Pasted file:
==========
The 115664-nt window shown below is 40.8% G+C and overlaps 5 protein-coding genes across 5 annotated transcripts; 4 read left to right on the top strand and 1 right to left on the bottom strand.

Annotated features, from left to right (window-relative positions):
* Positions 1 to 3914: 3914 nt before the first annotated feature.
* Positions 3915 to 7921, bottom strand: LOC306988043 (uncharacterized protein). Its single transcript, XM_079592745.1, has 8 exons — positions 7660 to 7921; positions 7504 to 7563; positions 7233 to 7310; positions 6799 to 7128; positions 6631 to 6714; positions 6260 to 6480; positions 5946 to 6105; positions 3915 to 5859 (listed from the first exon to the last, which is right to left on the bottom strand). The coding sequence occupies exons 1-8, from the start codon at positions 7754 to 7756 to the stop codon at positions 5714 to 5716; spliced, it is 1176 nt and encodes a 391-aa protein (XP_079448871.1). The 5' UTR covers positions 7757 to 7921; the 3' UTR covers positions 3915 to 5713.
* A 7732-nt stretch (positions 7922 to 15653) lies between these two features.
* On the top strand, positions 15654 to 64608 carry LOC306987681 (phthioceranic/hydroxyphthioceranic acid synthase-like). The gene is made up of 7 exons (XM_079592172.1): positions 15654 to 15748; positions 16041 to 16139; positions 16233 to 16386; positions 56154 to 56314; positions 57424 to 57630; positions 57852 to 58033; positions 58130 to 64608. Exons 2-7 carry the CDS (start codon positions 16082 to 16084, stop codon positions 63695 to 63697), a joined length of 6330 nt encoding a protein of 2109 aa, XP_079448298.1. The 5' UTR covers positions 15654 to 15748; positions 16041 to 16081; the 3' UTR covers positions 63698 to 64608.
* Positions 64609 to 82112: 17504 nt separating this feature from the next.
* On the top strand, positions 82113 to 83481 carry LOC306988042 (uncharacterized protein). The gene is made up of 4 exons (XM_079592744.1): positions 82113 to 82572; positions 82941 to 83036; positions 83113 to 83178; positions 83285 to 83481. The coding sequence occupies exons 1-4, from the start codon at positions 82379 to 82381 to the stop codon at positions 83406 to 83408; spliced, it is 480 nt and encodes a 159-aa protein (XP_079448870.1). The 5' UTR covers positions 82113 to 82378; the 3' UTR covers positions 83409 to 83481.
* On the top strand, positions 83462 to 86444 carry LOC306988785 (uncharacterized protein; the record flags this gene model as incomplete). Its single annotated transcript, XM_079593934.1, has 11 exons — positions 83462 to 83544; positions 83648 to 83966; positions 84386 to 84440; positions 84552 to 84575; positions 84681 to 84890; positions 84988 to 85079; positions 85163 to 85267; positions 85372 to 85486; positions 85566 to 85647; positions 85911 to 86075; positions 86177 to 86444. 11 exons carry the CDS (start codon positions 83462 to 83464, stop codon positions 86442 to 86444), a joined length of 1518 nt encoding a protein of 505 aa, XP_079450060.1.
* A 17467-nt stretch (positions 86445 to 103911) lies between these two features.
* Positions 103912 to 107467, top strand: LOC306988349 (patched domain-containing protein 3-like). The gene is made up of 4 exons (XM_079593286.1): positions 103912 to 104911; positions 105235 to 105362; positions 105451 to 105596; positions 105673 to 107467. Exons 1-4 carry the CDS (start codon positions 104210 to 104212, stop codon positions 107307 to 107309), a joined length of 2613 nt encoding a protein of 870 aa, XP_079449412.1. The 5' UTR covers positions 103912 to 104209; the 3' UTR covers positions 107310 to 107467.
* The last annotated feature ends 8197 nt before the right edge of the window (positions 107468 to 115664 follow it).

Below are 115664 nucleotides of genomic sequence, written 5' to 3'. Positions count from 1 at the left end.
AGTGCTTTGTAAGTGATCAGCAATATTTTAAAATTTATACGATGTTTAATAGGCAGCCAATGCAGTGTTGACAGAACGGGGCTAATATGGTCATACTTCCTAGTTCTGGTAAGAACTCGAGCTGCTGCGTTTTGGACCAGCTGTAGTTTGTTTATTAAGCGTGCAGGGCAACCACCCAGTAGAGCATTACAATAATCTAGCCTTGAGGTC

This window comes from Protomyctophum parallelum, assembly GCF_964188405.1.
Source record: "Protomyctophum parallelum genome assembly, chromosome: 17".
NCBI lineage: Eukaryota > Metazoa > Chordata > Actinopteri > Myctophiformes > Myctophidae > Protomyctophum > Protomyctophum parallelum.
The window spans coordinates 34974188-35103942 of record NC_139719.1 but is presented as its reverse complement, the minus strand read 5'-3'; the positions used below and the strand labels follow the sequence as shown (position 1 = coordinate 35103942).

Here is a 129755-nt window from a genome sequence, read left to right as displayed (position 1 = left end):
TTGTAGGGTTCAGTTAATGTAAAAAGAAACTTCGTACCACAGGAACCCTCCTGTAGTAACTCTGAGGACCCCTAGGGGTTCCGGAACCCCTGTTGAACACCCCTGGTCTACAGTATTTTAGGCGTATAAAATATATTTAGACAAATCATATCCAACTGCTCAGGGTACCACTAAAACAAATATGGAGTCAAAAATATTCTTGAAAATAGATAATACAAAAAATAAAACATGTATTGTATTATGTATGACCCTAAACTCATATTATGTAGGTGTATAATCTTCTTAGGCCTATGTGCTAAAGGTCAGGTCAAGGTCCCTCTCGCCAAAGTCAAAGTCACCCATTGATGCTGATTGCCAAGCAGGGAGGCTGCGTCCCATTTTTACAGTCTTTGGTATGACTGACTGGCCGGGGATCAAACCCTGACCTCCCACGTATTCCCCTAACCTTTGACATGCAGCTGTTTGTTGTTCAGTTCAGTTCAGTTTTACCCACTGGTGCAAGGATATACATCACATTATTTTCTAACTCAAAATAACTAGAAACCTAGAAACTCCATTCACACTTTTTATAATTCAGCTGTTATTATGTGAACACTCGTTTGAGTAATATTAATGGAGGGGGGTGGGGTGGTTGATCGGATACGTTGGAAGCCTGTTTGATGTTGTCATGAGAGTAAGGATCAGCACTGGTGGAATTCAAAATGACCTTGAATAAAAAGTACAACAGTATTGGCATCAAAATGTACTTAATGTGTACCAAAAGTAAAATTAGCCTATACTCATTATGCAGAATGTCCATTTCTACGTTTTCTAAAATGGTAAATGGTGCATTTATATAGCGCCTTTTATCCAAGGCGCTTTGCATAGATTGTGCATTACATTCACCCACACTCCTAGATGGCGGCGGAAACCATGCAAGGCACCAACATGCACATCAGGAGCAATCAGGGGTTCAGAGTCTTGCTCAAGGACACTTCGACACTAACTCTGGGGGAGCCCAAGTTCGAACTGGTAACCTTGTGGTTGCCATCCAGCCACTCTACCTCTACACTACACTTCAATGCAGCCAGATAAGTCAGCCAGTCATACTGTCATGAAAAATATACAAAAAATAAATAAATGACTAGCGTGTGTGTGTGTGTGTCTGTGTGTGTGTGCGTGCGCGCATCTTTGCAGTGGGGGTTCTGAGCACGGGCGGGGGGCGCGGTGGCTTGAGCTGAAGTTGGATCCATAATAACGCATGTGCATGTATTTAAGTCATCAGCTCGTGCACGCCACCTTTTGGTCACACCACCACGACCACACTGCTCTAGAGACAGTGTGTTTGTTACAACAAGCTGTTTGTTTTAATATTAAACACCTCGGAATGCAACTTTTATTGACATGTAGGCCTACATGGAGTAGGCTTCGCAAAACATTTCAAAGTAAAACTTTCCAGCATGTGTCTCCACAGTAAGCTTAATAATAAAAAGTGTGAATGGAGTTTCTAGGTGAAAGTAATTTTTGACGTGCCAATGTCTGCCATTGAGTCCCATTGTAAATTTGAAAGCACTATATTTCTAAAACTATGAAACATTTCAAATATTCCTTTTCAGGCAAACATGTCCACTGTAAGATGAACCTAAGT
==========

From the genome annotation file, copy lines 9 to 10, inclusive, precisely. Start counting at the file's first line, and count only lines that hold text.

* On the top strand, positions 83462 to 86444 carry LOC306988785 (uncharacterized protein; the record flags this gene model as incomplete). Its single annotated transcript, XM_079593934.1, has 11 exons — positions 83462 to 83544; positions 83648 to 83966; positions 84386 to 84440; positions 84552 to 84575; positions 84681 to 84890; positions 84988 to 85079; positions 85163 to 85267; positions 85372 to 85486; positions 85566 to 85647; positions 85911 to 86075; positions 86177 to 86444. 11 exons carry the CDS (start codon positions 83462 to 83464, stop codon positions 86442 to 86444), a joined length of 1518 nt encoding a protein of 505 aa, XP_079450060.1.
* A 17467-nt stretch (positions 86445 to 103911) lies between these two features.